Tuesday, October 23, 2012

While I continue researching for my thesis project, I’m realizing more and more not to disregard ‘old’ articles just because they are, well, ‘old’. 3 articles by Partridge and colleagues from the 1980s have proven to be of great use to me in understanding costs associated with mating, and how choice influences all individuals in the equation (i.e. males, females and subsequent offspring.) The following are annotations for these articles: 

Fowler, K. & Partridge, L. 1989. A cost of mating in female fruit flies. Nature 228:760-761.
This article looks at the costs a female endures when mating with a male in the model organism Drosophila melanogaster. This is done through mating experiments where virgin females were subjected to either a group of males who all were capable of mating (high-mating) or a group of males where only one of the males was actually capable of mating (low-mating). Males in the low-mating scenario still displayed courting behaviours towards females, but had genitalia removed so they could not actually mate. Results showed that the females who were exposed to high-mating scenarios had significantly lower life spans then those exposed to low-mating. Although this may be a consequence of injury, parasites, or effects of sperm, it still is related to the actual process of mating. These results therefore have profound effects on the future reproduction success of these females. These conclusions are beneficial for me to understand in order to predict then why a female may alter her investment in the subsequent offspring, depending on the costs she has endured through mating.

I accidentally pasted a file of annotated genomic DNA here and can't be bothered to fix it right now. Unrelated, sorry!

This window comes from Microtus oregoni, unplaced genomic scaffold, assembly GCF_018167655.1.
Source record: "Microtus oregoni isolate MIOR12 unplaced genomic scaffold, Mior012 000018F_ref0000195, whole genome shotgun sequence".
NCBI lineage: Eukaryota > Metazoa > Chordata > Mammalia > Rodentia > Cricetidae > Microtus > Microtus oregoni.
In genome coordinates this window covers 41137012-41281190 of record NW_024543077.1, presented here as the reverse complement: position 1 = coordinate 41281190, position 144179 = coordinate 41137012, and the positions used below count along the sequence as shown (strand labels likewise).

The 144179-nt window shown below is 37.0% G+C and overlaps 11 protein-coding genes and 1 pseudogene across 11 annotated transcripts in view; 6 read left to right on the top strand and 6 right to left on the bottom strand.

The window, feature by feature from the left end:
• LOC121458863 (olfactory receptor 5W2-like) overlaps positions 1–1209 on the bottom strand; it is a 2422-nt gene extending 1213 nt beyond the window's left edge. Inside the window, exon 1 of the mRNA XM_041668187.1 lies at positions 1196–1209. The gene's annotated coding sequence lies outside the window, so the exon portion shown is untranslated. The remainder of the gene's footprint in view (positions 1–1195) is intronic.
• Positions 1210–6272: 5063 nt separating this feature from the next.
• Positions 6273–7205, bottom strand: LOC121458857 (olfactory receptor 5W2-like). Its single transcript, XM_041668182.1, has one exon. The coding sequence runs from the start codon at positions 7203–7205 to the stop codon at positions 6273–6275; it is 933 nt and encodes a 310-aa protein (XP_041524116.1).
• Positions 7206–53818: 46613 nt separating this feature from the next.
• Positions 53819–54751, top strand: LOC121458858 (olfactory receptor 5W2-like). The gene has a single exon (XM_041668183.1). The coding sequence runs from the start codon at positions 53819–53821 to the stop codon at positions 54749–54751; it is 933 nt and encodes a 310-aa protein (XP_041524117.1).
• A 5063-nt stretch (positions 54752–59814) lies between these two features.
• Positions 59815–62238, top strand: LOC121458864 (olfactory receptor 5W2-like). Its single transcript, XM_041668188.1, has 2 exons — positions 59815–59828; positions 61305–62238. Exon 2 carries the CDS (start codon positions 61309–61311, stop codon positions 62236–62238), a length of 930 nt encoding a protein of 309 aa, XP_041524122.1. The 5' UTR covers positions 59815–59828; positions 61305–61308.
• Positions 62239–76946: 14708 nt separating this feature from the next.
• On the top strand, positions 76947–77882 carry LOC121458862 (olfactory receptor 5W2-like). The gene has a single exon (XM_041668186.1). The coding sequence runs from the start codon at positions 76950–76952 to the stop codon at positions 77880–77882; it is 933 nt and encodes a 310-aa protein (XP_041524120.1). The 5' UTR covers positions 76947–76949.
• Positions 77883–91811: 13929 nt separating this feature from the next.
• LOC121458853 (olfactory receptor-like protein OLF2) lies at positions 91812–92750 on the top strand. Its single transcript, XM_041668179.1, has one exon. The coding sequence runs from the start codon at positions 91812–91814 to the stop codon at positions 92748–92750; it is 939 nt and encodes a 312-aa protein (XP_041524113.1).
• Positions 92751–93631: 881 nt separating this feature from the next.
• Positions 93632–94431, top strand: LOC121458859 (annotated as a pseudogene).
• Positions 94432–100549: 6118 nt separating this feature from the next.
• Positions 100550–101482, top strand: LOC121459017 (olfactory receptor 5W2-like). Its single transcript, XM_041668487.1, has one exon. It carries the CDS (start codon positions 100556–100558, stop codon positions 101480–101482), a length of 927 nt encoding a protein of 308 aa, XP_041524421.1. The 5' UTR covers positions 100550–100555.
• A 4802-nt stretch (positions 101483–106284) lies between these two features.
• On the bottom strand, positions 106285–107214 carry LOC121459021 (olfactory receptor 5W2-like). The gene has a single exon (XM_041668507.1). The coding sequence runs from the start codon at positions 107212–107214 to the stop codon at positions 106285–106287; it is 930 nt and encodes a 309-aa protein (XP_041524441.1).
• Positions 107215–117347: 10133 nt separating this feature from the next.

Partridge, L. 1980. Mate choice increases a component of offspring fitness. Nature 283:290-291.
In this experiment, larval survival rates are used as a measure of D. melanogasters’ offspring fitness. Males and females are exposed to treatments in which they have the ability to choose mates (cages with many individuals), or where they are unable to choose their mate (randomly selected female exposed to single randomly selected male).  Results show higher fitness in subsequent offspring (i.e. more offspring when exposed to competing larvae) of parents who did have choice in who they mated with, compared to those who did not. The author discusses possibilities of the genetics of these individuals influencing choice, and how if there are differences in paternal and maternal genes, it can lead to fitter offspring because of heterozygosity. This information is relevant to my research, because it is important to understand the how the identity of the parents can have a significant affect on their offsprings’ fitness, especially since the flies in my experiment are exposed to a no-choice treatment.
Partridge, L. & Farquhar, M. 1981. Sexual activity reduces lifespan of male fruit flies. Nature 294:580-581.
Partridge and Farquhar study how mating affects the fruit flies’ lifespan by exposing males (Drosophila melanogaster) to different numbers of receptive females and comparing their longevity with control groups. Males in experimental groups were exposed to 1-8 virgin females a day, while males in the control groups were exposed to females who had already been inseminated and therefore would not remate, or with no females at all. Males exposed to the highest number of receptive females (i.e. 8 virgins per day) were shown to have the lowest longevity compared to males who were exposed to fewer receptive females (slightly higher longevity), and control groups (greatest longevity). Understanding the costs associated with mating can help us to understand differences in parental investment of their offspring.

Although these articles are not exactly directly related to my research, the basis of mate choice and affect on all of the individuals involved is very useful background knowledge to have. It allows me to better understand costs of mating behaviours, and hypothesize therefore why differences in parental investment based on the identity of mates may have adaptive benefits.

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